Everything is polarized (gun control edition)

In this case, I’m definitely happy to see some polarization because it means Democrats are no longer to scared of the NRA to actually take sensible positions on gun control.

Nice Pacific Standard post from Seth Masket:

This agreement on gun-control issues marks a remarkable shift for the party. A little over a decade ago, most national Democratic candidates didn’t want to bring up gun control on the stump. Democrats were largely convinced that their support for gun control had cost them control of the Congress in the 1990s and the presidency in 2000, and they radically retreated on the issue, while the NRA became far more aggressive and more explicitly partisan in its support and its messaging.

The Democrats in the early 2000s who were willing to speak on gun control espoused a wide range of viewpoints. In 2004, Democratic nominee John Kerry was largely supportive of gun-control reforms. Yet one of his top competitors in the primaries, Howard Dean, had been endorsed eight times for governor of Vermont by the NRA. Joe Lieberman, another contender that year, supported some gun control reforms, but he had opposed mandatory gun registration and voted to shield gun manufacturers from lawsuits. John Edwards voted to require background checks on all firearm sales at gun shows, but ran his campaign as a staunch Second Amendment advocate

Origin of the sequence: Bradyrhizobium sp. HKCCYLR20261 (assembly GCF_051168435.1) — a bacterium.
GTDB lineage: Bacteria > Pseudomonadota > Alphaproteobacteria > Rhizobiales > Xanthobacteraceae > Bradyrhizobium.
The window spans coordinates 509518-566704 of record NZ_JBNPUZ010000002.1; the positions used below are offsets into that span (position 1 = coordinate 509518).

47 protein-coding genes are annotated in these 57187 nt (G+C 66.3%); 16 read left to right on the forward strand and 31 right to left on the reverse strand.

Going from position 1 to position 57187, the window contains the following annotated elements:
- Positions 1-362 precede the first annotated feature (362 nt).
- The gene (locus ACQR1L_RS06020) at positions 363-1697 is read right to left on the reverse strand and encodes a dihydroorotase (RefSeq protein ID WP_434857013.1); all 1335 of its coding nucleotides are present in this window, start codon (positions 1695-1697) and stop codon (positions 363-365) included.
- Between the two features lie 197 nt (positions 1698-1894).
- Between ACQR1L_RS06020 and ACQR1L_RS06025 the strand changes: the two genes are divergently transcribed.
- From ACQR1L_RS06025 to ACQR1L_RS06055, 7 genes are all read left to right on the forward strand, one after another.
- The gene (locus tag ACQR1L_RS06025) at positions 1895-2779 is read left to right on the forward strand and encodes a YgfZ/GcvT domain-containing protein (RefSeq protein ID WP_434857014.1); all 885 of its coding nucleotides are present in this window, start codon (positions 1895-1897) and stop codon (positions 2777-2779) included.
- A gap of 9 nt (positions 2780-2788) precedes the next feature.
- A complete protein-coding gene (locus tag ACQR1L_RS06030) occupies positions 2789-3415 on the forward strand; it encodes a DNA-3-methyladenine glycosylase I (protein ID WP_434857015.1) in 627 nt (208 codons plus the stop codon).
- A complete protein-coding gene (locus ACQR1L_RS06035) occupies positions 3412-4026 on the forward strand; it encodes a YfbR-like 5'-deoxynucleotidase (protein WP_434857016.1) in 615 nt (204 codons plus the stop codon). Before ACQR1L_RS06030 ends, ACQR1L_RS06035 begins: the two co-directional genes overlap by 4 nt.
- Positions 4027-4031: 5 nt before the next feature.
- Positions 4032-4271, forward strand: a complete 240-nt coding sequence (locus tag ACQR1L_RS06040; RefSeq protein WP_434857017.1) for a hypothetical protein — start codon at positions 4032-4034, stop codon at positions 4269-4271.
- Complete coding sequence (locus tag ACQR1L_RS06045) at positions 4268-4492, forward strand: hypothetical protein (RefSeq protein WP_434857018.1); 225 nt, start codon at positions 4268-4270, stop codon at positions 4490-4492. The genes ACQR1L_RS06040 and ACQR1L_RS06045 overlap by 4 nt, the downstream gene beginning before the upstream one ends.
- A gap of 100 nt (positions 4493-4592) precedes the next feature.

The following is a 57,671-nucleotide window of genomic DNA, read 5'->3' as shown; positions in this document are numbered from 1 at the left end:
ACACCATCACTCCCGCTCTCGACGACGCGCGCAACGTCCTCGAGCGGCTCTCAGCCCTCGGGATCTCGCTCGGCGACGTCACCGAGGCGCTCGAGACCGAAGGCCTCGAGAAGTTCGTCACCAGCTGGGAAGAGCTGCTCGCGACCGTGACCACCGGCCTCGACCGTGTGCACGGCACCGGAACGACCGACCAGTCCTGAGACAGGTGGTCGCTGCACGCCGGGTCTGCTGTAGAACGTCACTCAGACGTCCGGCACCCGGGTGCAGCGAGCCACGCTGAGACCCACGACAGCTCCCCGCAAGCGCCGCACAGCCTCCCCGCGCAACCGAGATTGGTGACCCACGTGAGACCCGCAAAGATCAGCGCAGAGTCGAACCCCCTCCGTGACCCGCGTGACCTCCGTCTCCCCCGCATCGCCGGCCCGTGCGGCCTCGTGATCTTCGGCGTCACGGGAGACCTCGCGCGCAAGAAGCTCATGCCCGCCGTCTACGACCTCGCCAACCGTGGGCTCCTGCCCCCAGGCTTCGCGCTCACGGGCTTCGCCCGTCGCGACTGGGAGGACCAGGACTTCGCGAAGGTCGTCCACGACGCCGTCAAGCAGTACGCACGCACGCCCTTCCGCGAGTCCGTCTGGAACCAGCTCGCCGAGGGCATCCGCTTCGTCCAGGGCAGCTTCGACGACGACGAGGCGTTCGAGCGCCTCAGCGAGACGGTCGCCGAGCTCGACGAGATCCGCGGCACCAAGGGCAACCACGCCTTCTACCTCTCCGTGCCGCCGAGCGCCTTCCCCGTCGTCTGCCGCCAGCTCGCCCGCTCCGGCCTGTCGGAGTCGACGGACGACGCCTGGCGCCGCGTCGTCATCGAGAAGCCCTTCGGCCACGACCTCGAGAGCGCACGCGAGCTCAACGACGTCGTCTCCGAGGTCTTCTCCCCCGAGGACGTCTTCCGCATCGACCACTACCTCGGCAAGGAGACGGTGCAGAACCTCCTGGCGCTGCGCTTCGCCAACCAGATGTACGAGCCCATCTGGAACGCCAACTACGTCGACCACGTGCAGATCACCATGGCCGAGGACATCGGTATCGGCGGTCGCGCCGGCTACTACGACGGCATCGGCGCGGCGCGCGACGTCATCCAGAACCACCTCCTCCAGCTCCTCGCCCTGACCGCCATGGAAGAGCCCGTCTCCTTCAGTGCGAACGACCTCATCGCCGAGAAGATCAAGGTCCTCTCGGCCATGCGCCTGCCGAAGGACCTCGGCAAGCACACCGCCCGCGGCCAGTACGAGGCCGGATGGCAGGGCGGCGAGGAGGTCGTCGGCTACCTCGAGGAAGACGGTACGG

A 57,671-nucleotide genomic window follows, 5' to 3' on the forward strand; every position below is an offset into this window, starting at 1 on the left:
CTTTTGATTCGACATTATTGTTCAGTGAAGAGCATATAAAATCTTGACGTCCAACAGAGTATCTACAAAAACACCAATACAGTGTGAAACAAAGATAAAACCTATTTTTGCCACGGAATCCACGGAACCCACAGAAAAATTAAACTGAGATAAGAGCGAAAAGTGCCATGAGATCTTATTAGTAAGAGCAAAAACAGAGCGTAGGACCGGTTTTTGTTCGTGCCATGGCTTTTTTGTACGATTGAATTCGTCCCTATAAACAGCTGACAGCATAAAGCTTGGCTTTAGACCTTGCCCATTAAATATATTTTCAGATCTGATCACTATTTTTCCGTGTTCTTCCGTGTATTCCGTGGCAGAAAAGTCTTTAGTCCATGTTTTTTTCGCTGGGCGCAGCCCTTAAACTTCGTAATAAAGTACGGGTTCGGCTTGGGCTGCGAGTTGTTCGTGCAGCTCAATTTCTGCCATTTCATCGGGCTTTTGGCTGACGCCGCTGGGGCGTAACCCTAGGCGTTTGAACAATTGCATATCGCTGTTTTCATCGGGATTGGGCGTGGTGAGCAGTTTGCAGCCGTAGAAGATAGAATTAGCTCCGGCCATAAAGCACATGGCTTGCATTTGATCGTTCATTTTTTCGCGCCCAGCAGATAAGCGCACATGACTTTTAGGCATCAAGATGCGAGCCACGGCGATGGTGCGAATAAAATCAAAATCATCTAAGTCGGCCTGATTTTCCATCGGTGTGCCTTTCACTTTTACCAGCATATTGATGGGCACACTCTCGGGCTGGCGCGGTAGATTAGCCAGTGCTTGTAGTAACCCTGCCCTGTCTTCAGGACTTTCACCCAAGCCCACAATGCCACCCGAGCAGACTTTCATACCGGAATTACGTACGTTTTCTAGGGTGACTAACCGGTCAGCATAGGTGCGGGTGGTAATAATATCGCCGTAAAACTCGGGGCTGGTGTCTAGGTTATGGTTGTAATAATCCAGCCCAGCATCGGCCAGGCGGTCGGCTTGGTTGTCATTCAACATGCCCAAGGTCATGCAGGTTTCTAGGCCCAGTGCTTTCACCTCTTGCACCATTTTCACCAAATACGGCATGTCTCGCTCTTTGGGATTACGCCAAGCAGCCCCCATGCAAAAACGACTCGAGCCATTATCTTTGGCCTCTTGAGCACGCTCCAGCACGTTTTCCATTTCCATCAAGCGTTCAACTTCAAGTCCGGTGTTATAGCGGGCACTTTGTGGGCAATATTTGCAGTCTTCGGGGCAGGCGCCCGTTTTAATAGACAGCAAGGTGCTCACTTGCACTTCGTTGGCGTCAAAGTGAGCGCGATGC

Since then, gun control has become an issue that sharply divides the major political parties. In 2004, 52 percent of Republicans supported gun rights, versus 25 percent of Democrats, according to polling from the Pew Research Center; in 2017, 79 percent of Republicans did, versus 20 percent of Democrats…

To a remarkable degree in 2020, the Democratic presidential candidates are singing a very similar tune on gun control, mainly because someone with a more pro-gun record would have a hard time coming close to the nomination today.

 

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This is fine (environmental collapse edition)

So, this seems… not good.  Via the Guardian:

The world’s insects are hurtling down the path to extinction, threatening a “catastrophic collapse of nature’s ecosystems”, according to the first global scientific review.

More than 40% of insect species are declining and a third are endangered, the analysis found. The rate of extinction is eight times faster than that of mammals, birds and reptiles. The total mass of insects is falling by a precipitous 2.5% a year, according to the best data available, suggesting they could vanish within a century.

The planet is at the start of a sixth mass extinction in its history, with huge losses already reported in larger animals that are easier to study. But insects are by far the most varied and abundant animals, outweighing humanity by 17 times. They are “essential” for the proper functioning of all ecosystems, the researchers say, as food for other creatures, pollinators and recyclers of nutrients.

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